Open source developers are not fooled by this, of course, but as Tim O'Reilly says, OSBC was filled with hundreds of lawyers, who are themselves expert rhetoricians. The conference was also filled with business people who rightly need to build profit-making models around emerging open source development methodologies. I'm not hitting lawyers and business people here. However, as the open source community matures and diversifies, multiple communities are growing and this gives Microsoft an opportunity to redefine terms and change the definition of what an open community means.

Thursday Mar 18, 2004

Paradigms well Defined

Tim O'Reilly spoke at the Open Source Business Conference yesterday in San Francisco and correctly cited Thomas Kuhn as the historian who popularized the concept of paradigms. This was refreshing since many people in technology toss around the word "paradigm" a bit too casually. The implications of paradigms are powerful and deserve the utmost respect, especially if you want to survive a paradigm shift.

Kuhn wrote in the Structure of Scientific Revolutions about the evolution of science and how the field grew through a series of major paradigm shifts -- one paradigm replacing the other not one built on top of the other, as our science textbooks suggest. Tim drew the parallel to the technology industry brilliantly.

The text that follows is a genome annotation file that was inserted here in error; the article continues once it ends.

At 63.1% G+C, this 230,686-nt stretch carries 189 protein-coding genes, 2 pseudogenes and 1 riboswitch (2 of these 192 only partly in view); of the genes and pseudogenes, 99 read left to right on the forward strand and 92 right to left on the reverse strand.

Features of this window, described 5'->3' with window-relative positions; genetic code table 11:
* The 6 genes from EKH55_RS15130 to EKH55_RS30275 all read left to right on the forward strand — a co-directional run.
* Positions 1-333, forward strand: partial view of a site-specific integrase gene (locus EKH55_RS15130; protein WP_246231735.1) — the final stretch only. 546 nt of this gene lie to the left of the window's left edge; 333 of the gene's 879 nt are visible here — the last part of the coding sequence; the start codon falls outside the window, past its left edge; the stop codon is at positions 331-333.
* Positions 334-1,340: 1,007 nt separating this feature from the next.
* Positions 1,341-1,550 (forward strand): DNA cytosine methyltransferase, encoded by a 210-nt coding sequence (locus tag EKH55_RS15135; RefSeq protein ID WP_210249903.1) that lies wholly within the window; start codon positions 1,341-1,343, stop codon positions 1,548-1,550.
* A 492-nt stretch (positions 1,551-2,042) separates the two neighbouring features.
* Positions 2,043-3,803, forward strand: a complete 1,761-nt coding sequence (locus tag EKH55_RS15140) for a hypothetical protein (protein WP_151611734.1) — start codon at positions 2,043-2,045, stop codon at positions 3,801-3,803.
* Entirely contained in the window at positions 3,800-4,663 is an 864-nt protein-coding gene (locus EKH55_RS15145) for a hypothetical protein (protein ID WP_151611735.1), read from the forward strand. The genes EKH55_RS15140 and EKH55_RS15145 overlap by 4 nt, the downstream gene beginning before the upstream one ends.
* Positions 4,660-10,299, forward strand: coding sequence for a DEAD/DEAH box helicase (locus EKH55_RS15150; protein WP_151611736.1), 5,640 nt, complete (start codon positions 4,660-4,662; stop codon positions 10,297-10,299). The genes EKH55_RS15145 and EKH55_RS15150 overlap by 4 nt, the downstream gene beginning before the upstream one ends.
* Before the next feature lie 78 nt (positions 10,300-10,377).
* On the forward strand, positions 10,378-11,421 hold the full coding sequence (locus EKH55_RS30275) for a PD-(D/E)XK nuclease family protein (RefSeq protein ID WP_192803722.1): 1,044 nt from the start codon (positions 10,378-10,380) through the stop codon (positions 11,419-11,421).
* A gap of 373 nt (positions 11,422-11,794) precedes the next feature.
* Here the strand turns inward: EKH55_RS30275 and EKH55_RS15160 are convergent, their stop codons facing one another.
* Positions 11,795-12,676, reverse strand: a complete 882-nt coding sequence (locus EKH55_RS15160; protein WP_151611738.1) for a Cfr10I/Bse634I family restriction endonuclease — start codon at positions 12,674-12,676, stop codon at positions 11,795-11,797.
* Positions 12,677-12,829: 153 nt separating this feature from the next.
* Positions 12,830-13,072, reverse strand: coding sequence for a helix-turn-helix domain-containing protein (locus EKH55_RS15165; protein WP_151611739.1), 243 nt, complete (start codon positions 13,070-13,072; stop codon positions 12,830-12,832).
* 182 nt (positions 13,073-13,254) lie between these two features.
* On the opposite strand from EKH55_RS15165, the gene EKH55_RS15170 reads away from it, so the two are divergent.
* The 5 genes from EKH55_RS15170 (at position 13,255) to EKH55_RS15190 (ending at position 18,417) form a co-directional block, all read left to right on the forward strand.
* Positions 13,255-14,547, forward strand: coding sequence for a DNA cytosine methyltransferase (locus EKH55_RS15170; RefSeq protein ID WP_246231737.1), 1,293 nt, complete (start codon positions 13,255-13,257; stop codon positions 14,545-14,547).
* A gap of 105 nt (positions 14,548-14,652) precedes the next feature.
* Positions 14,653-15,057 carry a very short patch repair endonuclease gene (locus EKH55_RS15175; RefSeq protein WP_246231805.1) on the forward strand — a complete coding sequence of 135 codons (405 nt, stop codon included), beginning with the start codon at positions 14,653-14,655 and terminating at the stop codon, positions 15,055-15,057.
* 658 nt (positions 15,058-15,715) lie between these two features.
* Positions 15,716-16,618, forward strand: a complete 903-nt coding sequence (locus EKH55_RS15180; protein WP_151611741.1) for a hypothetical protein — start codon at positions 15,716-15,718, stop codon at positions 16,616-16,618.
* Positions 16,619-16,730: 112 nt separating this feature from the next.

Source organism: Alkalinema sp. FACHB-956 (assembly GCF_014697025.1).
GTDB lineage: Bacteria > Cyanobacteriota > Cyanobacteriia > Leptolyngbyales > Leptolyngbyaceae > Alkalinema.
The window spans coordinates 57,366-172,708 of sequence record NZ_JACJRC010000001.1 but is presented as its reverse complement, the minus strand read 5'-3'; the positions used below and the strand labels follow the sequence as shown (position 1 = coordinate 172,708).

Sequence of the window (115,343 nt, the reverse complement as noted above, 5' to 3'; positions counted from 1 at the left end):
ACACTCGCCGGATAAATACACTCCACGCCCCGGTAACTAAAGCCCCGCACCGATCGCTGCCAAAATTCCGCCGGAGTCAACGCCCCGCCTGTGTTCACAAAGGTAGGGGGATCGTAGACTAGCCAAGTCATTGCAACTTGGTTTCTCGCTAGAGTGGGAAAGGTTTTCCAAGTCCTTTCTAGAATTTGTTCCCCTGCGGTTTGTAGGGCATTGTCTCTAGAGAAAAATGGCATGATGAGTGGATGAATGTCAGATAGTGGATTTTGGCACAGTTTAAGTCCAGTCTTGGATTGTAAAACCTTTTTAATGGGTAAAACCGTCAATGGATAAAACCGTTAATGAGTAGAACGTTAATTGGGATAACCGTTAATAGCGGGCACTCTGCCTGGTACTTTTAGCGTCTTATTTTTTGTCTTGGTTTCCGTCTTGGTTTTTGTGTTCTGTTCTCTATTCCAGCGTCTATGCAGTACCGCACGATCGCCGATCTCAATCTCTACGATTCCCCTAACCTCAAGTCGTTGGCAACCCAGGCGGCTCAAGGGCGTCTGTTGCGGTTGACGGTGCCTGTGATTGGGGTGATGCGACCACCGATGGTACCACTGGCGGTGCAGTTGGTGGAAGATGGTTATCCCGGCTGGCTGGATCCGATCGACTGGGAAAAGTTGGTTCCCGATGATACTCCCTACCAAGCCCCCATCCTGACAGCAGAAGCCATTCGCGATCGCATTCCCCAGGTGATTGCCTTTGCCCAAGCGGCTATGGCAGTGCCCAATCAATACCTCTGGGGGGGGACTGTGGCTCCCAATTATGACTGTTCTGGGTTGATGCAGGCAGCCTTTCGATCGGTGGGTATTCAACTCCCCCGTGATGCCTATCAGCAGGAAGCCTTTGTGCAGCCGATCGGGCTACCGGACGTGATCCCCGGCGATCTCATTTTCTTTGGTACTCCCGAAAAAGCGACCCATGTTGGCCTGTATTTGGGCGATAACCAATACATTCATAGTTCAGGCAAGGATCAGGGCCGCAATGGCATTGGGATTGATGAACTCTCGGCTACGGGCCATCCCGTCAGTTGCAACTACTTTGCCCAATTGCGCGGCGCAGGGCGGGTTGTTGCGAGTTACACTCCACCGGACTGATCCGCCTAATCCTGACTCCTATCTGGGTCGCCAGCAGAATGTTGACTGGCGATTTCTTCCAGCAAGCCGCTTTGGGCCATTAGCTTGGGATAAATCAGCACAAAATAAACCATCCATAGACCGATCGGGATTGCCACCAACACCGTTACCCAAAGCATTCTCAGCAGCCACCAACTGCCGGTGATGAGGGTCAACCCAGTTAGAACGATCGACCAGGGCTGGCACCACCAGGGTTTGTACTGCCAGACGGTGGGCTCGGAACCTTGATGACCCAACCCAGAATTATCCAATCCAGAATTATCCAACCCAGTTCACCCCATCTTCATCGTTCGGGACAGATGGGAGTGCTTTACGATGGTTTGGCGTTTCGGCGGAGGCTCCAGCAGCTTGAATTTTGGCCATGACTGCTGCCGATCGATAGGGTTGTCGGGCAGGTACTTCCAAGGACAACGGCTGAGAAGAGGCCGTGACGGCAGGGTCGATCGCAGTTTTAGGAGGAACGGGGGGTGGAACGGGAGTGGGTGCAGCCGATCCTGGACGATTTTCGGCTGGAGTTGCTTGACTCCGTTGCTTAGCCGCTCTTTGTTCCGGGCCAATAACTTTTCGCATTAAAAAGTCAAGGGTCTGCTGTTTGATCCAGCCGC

Paradigms and their effect on technology was also beautifully explained by Clayton Christensen at the conference during his two hour evening keynote to a standing room only audience. Christensen, though, uses terms like innovation and disruption to explain his theories in The Innovator's Dilemma and The Innovator's Solution.

All three books are landmarks of strategic thought. They will terrify you if you are stuck in Christensen's sustaining technology or in Kuhn's normal science, but the books are also liberating for those who understand and embrace the phenomenon. Embrace it and succeed. Ignore it and fail. History demonstrates the concept with painful and exhilarating clarity -- depending on what side of the paradigm you are on, of course.

Update: Tim wrote up his talk as a comprehensive article here.